Unseasonably warm conditions will continue around Philadelphia through the weekend, ahead of possible drenching rain from Karen.
High temperatures in the 80s and generally rain-free weather will continue around the region through the day Sunday.
However, two weather systems have a chance at bringing a dose of heavy rain from Monday afternoon into early Tuesday.
A front from the Plains is forecast to sweep off the East coast later Tuesday. Ahead of the front early next week, showers and thunderstorms are in store with a southerly flow of moisture.
Surviving within that flow may be Karen as a tropical rainstorm.
If Karen's rain does make the trip this far north, it would raise the possibility of flash and urban flooding, as well as travel delays, most likely during the evening rush hour Monday, perhaps lingering into Tuesday morning's rush hour.
Most areas could easily handle a couple of inches of rain with few problems as the last thorough soaking was Sept. 21 and 22. There is a chance of heavier rainfall if Karen gets totally involved.
Southerly winds ahead of and during the rain may be rather strong and gusty Monday. Tides may run a foot or two above published values at the New Jersey shore and the upper part of the Delaware Bay as a result.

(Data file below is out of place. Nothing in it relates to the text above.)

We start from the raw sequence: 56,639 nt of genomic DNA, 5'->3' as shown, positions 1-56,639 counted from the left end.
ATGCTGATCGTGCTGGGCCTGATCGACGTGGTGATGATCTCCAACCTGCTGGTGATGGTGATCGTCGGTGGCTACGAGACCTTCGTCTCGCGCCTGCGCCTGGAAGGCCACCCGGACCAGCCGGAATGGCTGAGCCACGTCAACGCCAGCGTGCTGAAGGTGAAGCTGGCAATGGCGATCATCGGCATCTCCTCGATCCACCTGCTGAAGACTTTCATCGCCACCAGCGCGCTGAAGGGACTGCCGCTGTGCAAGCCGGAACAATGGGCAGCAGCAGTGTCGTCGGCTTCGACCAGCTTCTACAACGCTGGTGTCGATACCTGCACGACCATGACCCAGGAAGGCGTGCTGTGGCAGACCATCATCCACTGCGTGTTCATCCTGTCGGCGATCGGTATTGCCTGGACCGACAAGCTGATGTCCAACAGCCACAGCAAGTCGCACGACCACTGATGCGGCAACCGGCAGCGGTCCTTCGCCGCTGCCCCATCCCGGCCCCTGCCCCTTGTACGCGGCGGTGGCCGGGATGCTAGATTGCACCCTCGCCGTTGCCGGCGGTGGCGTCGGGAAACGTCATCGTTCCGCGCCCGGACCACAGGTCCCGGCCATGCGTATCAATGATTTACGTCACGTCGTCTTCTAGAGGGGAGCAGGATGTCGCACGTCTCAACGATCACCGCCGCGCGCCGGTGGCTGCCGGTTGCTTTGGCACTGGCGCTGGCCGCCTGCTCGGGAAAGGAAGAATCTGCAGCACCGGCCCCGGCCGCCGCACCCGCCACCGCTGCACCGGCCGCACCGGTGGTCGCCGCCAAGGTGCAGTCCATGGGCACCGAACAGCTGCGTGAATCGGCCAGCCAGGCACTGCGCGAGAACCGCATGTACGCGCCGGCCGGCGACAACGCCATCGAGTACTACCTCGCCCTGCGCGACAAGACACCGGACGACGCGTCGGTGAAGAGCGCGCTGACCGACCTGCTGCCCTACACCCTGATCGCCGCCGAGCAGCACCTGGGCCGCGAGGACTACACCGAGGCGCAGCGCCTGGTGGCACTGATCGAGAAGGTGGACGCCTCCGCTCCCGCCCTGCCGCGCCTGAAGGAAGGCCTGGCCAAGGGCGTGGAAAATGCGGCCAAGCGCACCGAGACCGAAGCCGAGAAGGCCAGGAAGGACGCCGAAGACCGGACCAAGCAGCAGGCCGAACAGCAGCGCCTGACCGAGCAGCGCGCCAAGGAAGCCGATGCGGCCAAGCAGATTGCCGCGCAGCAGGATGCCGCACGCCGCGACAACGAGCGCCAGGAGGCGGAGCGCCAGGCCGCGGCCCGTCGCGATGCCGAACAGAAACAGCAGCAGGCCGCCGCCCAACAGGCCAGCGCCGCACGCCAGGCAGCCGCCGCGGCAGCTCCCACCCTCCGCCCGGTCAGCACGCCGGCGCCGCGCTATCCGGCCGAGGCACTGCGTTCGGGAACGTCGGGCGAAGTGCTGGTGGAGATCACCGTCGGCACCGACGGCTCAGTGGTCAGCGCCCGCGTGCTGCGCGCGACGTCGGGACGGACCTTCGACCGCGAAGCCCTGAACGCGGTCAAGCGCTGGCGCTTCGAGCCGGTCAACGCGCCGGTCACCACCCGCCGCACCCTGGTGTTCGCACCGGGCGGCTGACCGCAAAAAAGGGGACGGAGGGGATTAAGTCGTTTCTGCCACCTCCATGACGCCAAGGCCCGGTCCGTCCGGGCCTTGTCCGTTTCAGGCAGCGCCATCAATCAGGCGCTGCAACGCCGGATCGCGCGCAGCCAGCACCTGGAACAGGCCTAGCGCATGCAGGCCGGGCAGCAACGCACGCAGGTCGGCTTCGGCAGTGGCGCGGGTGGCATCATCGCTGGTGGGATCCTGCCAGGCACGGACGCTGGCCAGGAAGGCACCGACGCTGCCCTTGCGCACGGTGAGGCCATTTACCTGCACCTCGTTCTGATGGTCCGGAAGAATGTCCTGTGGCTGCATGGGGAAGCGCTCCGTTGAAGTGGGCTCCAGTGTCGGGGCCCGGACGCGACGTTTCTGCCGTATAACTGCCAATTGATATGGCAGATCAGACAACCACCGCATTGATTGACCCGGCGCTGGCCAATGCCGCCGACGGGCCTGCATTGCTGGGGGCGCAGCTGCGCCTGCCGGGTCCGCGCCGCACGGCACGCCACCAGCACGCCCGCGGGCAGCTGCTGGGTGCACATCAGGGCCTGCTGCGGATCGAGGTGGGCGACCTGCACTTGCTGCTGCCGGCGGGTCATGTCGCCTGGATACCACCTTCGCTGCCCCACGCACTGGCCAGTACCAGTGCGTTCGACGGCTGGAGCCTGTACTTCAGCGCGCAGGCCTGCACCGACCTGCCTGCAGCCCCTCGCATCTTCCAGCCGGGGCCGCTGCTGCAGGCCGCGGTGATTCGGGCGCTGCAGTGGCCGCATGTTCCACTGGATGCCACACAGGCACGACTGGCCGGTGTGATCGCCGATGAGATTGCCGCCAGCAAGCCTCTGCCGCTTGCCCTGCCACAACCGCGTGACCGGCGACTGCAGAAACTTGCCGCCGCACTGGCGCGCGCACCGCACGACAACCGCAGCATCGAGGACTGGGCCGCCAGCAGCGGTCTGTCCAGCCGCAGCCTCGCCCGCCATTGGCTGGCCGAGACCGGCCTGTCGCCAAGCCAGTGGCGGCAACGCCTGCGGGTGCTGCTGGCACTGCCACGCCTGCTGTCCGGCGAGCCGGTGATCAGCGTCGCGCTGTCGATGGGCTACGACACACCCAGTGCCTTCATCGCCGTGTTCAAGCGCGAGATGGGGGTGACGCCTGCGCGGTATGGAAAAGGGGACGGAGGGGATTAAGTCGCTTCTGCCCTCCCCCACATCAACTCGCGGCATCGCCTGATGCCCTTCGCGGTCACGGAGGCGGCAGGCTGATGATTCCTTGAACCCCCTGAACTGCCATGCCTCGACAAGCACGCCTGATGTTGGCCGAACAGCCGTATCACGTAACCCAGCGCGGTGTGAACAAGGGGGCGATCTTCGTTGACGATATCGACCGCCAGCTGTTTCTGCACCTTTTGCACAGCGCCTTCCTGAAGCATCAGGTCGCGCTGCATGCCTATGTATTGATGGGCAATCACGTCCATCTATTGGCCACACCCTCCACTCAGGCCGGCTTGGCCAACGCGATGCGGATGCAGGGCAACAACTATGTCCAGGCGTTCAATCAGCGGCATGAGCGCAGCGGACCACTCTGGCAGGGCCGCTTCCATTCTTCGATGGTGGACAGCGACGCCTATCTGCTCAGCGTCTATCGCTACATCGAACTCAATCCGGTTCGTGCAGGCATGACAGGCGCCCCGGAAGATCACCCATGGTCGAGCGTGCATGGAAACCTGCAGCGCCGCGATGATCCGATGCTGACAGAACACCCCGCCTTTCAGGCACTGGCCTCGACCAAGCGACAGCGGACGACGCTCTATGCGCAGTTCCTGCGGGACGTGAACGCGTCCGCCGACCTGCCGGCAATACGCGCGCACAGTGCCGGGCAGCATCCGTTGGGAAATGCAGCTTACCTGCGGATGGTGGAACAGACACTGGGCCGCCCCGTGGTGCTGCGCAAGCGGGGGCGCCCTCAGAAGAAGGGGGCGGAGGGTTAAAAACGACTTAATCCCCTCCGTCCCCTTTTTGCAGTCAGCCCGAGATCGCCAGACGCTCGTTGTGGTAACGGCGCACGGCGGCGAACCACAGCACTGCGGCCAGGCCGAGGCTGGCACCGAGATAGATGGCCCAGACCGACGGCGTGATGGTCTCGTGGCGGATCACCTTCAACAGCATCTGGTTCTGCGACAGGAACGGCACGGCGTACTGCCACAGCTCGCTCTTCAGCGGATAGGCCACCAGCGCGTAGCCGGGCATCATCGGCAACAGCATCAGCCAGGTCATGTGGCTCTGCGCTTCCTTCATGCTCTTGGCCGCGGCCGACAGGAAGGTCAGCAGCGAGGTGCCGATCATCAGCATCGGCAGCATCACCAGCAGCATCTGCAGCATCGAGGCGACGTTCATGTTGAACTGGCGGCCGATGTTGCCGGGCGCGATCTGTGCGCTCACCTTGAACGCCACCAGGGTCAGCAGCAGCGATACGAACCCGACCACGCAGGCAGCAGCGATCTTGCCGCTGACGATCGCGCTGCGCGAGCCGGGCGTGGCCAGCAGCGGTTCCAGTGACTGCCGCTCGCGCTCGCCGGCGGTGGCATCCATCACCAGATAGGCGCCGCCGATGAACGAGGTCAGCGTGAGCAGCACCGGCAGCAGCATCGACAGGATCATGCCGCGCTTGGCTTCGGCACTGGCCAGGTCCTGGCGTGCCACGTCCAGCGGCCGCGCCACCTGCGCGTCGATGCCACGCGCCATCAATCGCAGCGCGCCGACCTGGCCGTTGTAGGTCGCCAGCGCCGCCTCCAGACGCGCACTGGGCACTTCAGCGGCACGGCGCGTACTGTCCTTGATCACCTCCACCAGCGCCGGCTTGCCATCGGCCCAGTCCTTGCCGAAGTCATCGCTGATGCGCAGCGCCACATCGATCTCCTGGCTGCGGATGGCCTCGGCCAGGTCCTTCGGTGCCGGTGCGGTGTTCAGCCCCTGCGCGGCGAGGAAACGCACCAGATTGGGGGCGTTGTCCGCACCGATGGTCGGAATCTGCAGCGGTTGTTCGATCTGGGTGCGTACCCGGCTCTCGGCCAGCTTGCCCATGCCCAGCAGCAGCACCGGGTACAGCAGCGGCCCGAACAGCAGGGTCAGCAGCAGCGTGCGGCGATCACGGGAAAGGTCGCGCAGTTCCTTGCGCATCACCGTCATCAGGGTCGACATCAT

Some areas near and just east of the track of the center of circulation of Karen could be hit with a severe thunderstorm during Monday/Monday evening.
The air behind the front and/or Karen next week will be cooler than this week, but not abnormally so. Temperatures will still average near to above normal for the rest of next week.
Joaquin continues its journey across the northern Atlantic toward Europe, where it is expected to impact Spain and Portugal this weekend.
Winter will kick off with mild weather in the Northeast and mid-Atlantic as an intensifying El Nino influences the weather pattern across the country.
A fall-like weekend is in store for the Northeast, after rain and thunderstorms will dampen the region on Friday.
Another round of rain is expected to move through the Carolinas on Saturday, which may lead to rises on some small streams and creeks.
Oho will hit parts of British Columbia and Alaska with drenching rain, gusty winds and pounding seas before the week comes to an end.
“It was by far the most intimidating natural disaster I have ever chased,” Storm Chaser and Extreme Meteorologist Reed Timmer said of the historic flooding in South Carolina.
The East (1988)
Big early season chill Philadelphia 35 (tied record) Atlantic City 30 Newark, NJ 35 Bridgeport, CT 31 Hartford, CT 28
Binghamton, NY (2000)
1" of snow - the earliest date on record an inch or more of snow has fallen.
San Antonio, TX (2000)
A high temperature of 45 degrees (the average high on this date is 84 degrees).